by Jamie Hannah, Deputy Head of Investments & Capital Markets
2020 will always be remembered as the year of COVID-19 and lockdowns. However, anyone monitoring their investments throughout 2020 would have been on a roller coaster ride. As shares fell sharply at the start of the pandemic, fear had overtaken normal market cycles as everyone tried to grapple with the lock-downs forced upon the global population. This fear drove the share prices down but also severely hampered dividends being paid as companies looked to hold on to excess cash in case of serious fallouts from the pandemic.
There were companies listed on ASX that had gone ex-dividend and then pushed back their pay date of the dividend by many months. In the end some of these companies cancelled the dividend altogether. Those companies that hadn’t gone ex-dividend before the pandemic decided to hold back the amount they were declaring by lowering the cents per unit or deciding to skip the dividend cycle altogether. For any investor relying on income from dividends it was a tough year!
2021 looks set to be a better year for dividend yields. There are indications that financials and A-REITs are set to increase the dividend payments in 2021 as many of them cut last year. With a plethora of market stimulus and low rates, many companies in this sector will benefit through growth opportunities, which will likely result in an increase in dividend payouts.
From the peak of the market in February to the lows in March 2020, most A-REIT and financial companies have partly recovered. This is illustrated by our VanEck Vectors Australian Property ETF (ASX: MVA) and VanEck Vectors Australian Banks ETF (ASX: MVB) in 2020, as detailed in the table below.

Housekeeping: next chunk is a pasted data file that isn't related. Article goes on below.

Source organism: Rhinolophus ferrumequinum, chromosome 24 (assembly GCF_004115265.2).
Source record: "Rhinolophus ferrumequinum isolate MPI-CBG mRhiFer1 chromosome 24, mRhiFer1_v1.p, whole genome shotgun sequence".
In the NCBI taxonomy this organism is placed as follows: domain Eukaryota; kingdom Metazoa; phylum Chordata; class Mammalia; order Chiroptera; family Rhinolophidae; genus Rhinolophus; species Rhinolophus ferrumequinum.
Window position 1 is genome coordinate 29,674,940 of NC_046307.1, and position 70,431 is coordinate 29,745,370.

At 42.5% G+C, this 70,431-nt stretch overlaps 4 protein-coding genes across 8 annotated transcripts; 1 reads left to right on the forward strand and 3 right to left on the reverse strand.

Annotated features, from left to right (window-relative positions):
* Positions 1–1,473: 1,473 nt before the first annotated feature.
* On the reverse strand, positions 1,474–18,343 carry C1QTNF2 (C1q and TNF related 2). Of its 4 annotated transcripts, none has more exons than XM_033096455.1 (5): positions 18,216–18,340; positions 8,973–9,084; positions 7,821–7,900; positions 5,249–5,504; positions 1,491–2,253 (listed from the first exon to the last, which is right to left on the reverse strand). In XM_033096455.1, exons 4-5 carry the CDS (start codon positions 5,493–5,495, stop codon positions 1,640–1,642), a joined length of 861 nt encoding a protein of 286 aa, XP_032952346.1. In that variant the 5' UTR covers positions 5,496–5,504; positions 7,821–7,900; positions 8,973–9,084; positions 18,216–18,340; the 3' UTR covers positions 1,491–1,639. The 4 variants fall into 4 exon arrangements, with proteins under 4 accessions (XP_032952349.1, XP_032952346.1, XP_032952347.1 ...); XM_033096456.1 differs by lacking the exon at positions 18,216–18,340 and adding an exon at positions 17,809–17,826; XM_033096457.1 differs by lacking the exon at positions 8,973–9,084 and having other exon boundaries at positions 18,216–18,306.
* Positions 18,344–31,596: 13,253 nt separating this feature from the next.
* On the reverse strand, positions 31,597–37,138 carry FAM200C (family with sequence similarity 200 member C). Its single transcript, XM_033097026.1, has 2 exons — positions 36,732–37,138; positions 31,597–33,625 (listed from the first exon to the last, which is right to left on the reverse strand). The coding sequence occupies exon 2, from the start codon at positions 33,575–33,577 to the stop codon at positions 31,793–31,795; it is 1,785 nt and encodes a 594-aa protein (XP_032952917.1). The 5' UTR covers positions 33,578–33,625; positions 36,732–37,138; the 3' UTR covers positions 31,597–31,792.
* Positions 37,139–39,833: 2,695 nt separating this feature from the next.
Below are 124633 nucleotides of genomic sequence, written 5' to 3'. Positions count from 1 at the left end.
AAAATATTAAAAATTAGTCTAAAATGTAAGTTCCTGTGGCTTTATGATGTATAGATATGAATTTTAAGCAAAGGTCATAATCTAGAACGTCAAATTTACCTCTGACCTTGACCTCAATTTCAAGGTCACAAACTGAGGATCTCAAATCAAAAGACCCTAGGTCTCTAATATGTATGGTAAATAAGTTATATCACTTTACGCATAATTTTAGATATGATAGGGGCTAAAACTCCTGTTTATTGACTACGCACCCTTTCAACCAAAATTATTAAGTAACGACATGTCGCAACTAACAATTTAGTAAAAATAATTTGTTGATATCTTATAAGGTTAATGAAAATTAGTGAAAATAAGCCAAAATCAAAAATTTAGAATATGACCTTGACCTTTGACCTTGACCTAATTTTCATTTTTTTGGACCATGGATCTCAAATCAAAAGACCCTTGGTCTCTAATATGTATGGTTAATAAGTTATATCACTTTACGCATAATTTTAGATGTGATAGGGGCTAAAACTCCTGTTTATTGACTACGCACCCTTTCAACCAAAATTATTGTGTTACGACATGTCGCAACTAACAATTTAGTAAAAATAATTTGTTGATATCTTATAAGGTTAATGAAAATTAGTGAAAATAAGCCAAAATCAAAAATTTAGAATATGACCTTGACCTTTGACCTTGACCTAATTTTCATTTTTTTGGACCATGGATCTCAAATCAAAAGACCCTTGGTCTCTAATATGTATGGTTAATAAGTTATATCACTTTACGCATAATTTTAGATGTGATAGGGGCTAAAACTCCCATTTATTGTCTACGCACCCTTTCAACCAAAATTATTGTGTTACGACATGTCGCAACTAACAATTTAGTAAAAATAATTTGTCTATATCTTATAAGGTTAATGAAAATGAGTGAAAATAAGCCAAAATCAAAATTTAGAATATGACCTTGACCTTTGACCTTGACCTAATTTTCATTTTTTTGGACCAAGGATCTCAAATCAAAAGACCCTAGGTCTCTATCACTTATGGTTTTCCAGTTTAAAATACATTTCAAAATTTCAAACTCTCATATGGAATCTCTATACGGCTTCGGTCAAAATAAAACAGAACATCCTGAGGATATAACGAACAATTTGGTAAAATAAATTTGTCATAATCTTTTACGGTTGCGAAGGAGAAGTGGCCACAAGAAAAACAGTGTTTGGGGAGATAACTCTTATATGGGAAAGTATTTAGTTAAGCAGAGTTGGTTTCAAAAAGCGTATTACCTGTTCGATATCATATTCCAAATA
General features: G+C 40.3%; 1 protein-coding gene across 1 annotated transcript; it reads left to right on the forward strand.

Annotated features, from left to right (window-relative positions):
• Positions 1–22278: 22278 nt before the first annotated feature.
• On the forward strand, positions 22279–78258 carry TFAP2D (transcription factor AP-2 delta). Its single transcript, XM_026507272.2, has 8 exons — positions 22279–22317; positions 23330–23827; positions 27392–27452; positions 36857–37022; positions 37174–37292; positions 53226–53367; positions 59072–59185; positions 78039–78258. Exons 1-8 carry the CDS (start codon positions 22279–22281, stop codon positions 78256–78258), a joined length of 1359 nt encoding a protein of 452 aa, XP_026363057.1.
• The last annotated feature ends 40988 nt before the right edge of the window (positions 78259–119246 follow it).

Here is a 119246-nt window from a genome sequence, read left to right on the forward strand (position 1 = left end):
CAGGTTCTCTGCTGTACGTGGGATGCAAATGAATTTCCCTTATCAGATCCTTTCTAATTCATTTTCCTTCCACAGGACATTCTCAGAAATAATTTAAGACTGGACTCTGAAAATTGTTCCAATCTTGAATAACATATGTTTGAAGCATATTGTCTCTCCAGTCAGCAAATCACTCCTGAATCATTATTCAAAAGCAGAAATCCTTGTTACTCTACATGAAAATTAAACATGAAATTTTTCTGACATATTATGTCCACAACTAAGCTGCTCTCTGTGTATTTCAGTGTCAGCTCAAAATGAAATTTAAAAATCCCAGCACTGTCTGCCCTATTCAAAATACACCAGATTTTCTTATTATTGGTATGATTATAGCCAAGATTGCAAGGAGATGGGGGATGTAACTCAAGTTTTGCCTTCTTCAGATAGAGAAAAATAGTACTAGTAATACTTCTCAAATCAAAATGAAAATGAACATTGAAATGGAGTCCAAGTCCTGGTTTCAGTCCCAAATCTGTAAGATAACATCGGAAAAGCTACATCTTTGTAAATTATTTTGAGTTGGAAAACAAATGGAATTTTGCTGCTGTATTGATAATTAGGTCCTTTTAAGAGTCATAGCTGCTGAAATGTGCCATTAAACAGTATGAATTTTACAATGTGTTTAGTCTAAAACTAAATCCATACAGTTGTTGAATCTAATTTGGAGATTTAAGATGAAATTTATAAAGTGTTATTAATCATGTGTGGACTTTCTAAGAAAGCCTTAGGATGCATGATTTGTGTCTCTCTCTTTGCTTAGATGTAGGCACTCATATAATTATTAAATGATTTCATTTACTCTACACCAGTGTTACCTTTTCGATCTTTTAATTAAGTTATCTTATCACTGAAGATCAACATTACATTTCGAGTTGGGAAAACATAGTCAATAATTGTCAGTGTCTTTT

|ASX Code||Name||High for 2020||Low for 2020||High to Low Fall||End of Year||End of Year Fall from High|
|MVA||VanEck Vectors Australian Property ETF||27.3104||13.5462||-50.4%||22.5497||-17.4%|
|MVB||VanEck Vectors Australian Banks ETF||28.5298||15.262||-46.5%||24.2971||-14.8%|
However, if we look at some of the largest holdings in each of the funds and analyse the dividends paid out between 2019 and 2020 you can see a distinct drop in payment.
|ASX Code||Name||2019 Dividend per Share ($)||2020 Dividend per Share ($)|
|NAB||National Australia Bank||1.66||0.6|
There are certainly risks in predicting the current environment with the ongoing pandemic, however it does appear that 2020 prudence in relation to payment of dividends might have been overdone.
With share prices off their highs and dividend payments expected to increase it may be worth considering investments in the financial and A-REIT sectors for any portfolio looking for capital growth and yield in 2021. As always we would recommend you talk to a financial adviser about which investment is right for your needs.